UB becomes epicenter of earthquake study
Researchers study vulnerability of NYC buildings
Published: Sunday, February 24, 2013
Updated: Friday, March 1, 2013 13:03
A short, shrill beep pierced through the silent room. The audience watched with bated breaths as the next test − meant to simulate the 2011 Christchurch earthquake with a magnitude of 6.3 − began.
Violent tremors, generated by an earthquake shake table, rocked both walls from side to side. A few seconds later, the left wall couldn’t stand. Its upper part, also known as the parapet, fell with a resounding clank onto the steel structure between the two walls. It leaned limp while the parapet of the right wall became slightly displaced from the wall’s lower part moments later.
Last Tuesday, UB’s Structural Engineering and Earthquake Simulation Laboratory (SEESL) simulated an earthquake inside Ketter Hall. It was part of an experiment by UB researchers to study how unreinforced masonry buildings in New York City, specifically brownstones, would fare during an earthquake.
“[The experiment] was pretty interesting and exciting because you see the walls falling down,” said Ciara Olea, a senior civil engineering major who witnessed the experiment. “I was excited because I’ve never seen anything like it before.”
The experiment marks the first time researchers are studying the seismic behavior of unreinforced masonry walls found on the East Coast.
A shake table was used to produce intense ground motions.
The two walls in the experiment represent the unreinforced masonry structures in New York City. They were made using 100-year-old bricks and specially made mortar.
The initial tests simulated the 2011 Virginia earthquake with a magnitude of 5.8 and later tests simulated the Christchurch earthquake that shook New Zealand the same year. Experimental results will help validate computer simulations used to evaluate seismic risks such as casualties and economic loss, according to the program’s handout.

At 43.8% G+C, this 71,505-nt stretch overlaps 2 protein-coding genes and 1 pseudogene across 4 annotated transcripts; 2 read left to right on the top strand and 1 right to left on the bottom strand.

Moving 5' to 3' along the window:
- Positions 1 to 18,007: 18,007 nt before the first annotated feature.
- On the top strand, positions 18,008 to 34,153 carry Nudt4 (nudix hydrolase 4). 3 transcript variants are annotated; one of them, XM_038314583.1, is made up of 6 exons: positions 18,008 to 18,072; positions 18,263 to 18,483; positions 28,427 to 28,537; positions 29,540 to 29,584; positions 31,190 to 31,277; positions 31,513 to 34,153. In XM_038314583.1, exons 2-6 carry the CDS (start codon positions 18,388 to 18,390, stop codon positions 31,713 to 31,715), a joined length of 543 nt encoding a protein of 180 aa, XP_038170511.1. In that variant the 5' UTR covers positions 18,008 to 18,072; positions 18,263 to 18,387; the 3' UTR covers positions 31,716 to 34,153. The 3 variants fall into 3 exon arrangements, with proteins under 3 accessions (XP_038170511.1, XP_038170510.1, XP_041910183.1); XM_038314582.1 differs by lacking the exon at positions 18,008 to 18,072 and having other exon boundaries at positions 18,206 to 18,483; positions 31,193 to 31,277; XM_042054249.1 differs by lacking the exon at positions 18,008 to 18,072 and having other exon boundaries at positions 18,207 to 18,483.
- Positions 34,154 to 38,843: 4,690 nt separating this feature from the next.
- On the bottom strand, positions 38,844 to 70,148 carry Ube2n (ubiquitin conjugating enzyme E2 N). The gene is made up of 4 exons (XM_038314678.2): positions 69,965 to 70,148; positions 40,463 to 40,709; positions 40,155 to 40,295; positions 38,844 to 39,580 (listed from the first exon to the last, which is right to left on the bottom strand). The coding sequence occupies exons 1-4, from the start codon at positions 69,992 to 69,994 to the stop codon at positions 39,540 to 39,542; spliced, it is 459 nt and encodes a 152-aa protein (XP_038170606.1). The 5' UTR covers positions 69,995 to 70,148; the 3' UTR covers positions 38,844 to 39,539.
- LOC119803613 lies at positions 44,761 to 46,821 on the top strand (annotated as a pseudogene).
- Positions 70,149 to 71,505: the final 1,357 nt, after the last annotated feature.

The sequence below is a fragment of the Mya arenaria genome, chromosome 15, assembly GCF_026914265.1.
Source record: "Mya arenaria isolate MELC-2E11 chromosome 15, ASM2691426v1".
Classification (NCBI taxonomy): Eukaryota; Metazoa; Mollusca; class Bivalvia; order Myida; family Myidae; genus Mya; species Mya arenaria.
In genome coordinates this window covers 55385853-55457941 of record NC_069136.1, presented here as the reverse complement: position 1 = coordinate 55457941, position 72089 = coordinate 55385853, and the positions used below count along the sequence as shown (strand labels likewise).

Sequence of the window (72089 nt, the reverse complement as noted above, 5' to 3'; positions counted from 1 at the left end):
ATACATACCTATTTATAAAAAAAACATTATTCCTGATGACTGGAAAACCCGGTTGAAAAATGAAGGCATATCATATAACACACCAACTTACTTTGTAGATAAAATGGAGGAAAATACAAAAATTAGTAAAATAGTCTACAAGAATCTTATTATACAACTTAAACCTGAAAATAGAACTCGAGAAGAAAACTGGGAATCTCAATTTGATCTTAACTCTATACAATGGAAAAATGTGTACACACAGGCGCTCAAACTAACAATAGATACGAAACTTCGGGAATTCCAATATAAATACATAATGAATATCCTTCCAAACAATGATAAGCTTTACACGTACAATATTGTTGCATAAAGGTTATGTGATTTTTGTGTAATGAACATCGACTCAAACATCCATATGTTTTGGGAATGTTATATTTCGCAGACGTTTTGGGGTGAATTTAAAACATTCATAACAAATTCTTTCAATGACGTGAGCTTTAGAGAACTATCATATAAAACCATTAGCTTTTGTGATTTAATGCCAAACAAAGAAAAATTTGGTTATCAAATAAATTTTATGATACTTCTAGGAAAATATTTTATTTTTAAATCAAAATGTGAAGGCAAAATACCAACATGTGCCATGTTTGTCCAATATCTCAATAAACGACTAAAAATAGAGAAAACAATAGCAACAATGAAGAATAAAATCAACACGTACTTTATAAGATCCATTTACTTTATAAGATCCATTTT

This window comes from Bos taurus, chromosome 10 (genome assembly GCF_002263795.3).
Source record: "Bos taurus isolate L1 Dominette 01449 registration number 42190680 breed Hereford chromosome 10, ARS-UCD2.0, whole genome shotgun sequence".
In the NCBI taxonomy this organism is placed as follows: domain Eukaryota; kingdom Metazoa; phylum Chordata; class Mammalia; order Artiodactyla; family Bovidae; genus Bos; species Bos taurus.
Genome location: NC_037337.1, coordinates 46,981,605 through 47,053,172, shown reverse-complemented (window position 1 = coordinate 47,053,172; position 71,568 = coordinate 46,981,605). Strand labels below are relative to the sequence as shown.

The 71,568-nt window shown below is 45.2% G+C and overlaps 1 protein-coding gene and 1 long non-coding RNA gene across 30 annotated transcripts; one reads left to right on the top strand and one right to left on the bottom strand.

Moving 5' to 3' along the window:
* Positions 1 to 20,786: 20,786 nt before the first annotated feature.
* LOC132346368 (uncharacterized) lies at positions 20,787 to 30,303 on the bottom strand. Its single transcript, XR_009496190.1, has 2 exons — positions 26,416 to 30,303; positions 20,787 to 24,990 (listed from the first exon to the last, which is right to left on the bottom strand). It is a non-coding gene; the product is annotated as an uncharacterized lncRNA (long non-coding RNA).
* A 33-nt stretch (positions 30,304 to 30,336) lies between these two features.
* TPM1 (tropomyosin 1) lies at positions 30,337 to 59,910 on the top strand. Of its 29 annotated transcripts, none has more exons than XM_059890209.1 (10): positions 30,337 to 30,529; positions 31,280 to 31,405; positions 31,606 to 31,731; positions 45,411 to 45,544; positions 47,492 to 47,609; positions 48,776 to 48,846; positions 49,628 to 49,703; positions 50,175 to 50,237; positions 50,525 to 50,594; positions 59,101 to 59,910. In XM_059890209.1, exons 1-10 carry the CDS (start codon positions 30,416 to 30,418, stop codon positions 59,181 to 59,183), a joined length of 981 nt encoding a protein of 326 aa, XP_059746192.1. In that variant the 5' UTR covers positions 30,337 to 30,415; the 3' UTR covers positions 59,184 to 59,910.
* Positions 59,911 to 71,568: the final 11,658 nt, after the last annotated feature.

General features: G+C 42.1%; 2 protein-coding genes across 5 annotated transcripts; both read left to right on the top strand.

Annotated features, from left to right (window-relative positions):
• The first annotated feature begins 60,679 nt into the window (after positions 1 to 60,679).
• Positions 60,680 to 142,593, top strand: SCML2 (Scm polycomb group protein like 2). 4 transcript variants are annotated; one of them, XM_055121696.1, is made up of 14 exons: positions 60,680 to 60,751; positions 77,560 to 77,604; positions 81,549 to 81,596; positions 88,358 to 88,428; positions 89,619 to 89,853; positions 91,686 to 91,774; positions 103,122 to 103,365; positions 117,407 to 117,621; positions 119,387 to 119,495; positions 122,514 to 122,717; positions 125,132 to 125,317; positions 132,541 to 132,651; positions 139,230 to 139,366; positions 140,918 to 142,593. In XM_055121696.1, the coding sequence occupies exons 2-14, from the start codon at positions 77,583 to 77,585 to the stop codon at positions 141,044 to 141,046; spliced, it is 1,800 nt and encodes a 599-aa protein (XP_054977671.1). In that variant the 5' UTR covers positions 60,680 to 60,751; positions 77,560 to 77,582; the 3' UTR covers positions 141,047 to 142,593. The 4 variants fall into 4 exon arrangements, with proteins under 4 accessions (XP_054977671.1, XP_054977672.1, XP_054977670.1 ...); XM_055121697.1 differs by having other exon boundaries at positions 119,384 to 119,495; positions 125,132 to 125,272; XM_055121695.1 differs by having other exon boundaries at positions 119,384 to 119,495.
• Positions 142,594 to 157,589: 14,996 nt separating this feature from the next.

“Our goal is ultimately to understand the risk posed by unreinforced masonry buildings in NYC,” said Andrew Whittaker, a researcher involved in the project, professor and chair of the Department of Civil, Structural and Environmental Engineering (CSEE) and director of the Multidisciplinary Center for Earthquake Engineering Research (MCEER).
The work performed at MCEER represents the first two steps in a multi-step process to assess earthquake risk and earthquake vulnerability on unreinforced masonry buildings in the city, according to Whittaker.
There are no “reliable computational tools” to predict how such unreinforced masonry buildings are going to behave during an earthquake, according to Juan Aleman, a Fulbright scholar and Ph.D. candidate in civil, structural and environmental engineering.
Yet, unreinforced masonry buildings make up 80 percent of construction in New York City, researchers said.
Brownstones, common in the city, were popularized in the late 1800s to early 1900s and many are more than a century old. Age, combined with wear and tear, makes these constructions potentially hazardous.
“Some older, unreinforced masonry buildings in New York City are collapsing just due to their own weight or fires,” Gilberto Mosqueda, faculty adviser of the research team and associate professor in the Department of Structural Engineering at the University of California at San Diego, told UB News Center.
Whittaker is also concerned about the safety of these buildings.
“The past experience is that they are vulnerable to earthquakes and vulnerable in the sense that they collapse and kill people,” he said.
Earthquakes with a magnitude of five and higher are uncommon in New York but are possible. Even a moderate earthquake could be disastrous in the city because of dense population and hectic commercial activities, UB researchers said.
In the final test, the parapet of the left wall fell.
If this simulation actually occurred in the city, “[It] could have probably killed a person. If someone was walking on the street, the parapet would have fallen down [on him or her]," Maikol Del Carpio, a research assistant and Ph.D. candidate in civil engineering, told YNN.Aleman has personal experience with earthquakes. He is from Nicaragua, part of the infamous pacific ring of fire, where seismic activities are common.
“My full house was shaking like crazy; it was amazing [and] really scary,” Aleman said about a 5.0 earthquake near his home in 2000. “My house was not damaged, but other houses almost collapsed.”
To Aleman, the project was “really rewarding.” He feels better prepared to help in the engineering community in New York as well as his native home.
UB has a “pretty unique combination” of “strong faculty” and “world-class facility,” according to Aleman.